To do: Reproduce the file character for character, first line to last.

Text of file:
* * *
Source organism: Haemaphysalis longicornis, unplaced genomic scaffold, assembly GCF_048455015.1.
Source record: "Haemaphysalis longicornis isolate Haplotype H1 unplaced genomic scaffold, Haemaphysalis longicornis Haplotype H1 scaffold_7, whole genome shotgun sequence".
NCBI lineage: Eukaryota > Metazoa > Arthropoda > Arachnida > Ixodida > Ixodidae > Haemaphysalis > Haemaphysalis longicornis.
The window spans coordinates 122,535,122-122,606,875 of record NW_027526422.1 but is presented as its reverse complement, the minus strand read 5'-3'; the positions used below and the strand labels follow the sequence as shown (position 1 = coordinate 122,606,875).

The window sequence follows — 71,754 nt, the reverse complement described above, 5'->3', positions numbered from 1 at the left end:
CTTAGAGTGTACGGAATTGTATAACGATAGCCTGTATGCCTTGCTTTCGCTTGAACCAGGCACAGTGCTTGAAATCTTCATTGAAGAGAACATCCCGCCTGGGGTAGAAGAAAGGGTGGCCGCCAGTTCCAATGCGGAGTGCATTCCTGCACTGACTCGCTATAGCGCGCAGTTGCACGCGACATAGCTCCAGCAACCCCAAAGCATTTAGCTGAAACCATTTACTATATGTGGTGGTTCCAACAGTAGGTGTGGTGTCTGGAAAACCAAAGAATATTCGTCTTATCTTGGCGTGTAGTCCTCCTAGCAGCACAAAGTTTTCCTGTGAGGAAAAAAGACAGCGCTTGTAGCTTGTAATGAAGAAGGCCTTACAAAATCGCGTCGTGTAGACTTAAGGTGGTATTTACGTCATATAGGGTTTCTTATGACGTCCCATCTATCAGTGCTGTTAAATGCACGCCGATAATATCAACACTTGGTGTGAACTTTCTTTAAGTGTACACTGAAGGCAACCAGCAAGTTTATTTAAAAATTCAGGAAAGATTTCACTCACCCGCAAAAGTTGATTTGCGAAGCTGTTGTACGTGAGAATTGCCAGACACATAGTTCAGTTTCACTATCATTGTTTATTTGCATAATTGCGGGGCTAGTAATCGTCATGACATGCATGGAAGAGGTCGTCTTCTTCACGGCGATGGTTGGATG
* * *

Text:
Source organism: Haemaphysalis longicornis, unplaced genomic scaffold, assembly GCF_048455015.1.
Source record: "Haemaphysalis longicornis isolate Haplotype H1 unplaced genomic scaffold, Haemaphysalis longicornis Haplotype H1 scaffold_7, whole genome shotgun sequence".
NCBI lineage: Eukaryota > Metazoa > Arthropoda > Arachnida > Ixodida > Ixodidae > Haemaphysalis > Haemaphysalis longicornis.
The window spans coordinates 122,535,122-122,606,875 of record NW_027526422.1 but is presented as its reverse complement, the minus strand read 5'-3'; the positions used below and the strand labels follow the sequence as shown (position 1 = coordinate 122,606,875).

The window sequence follows — 71,754 nt, the reverse complement described above, 5'->3', positions numbered from 1 at the left end:
CTTAGAGTGTACGGAATTGTATAACGATAGCCTGTATGCCTTGCTTTCGCTTGAACCAGGCACAGTGCTTGAAATCTTCATTGAAGAGAACATCCCGCCTGGGGTAGAAGAAAGGGTGGCCGCCAGTTCCAATGCGGAGTGCATTCCTGCACTGACTCGCTATAGCGCGCAGTTGCACGCGACATAGCTCCAGCAACCCCAAAGCATTTAGCTGAAACCATTTACTATATGTGGTGGTTCCAACAGTAGGTGTGGTGTCTGGAAAACCAAAGAATATTCGTCTTATCTTGGCGTGTAGTCCTCCTAGCAGCACAAAGTTTTCCTGTGAGGAAAAAAGACAGCGCTTGTAGCTTGTAATGAAGAAGGCCTTACAAAATCGCGTCGTGTAGACTTAAGGTGGTATTTACGTCATATAGGGTTTCTTATGACGTCCCATCTATCAGTGCTGTTAAATGCACGCCGATAATATCAACACTTGGTGTGAACTTTCTTTAAGTGTACACTGAAGGCAACCAGCAAGTTTATTTAAAAATTCAGGAAAGATTTCACTCACCCGCAAAAGTTGATTTGCGAAGCTGTTGTACGTGAGAATTGCCAGACACATAGTTCAGTTTCACTATCATTGTTTATTTGCATAATTGCGGGGCTAGTAATCGTCATGACATGCATGGAAGAGGTCGTCTTCTTCACGGCGATGGTTGGATG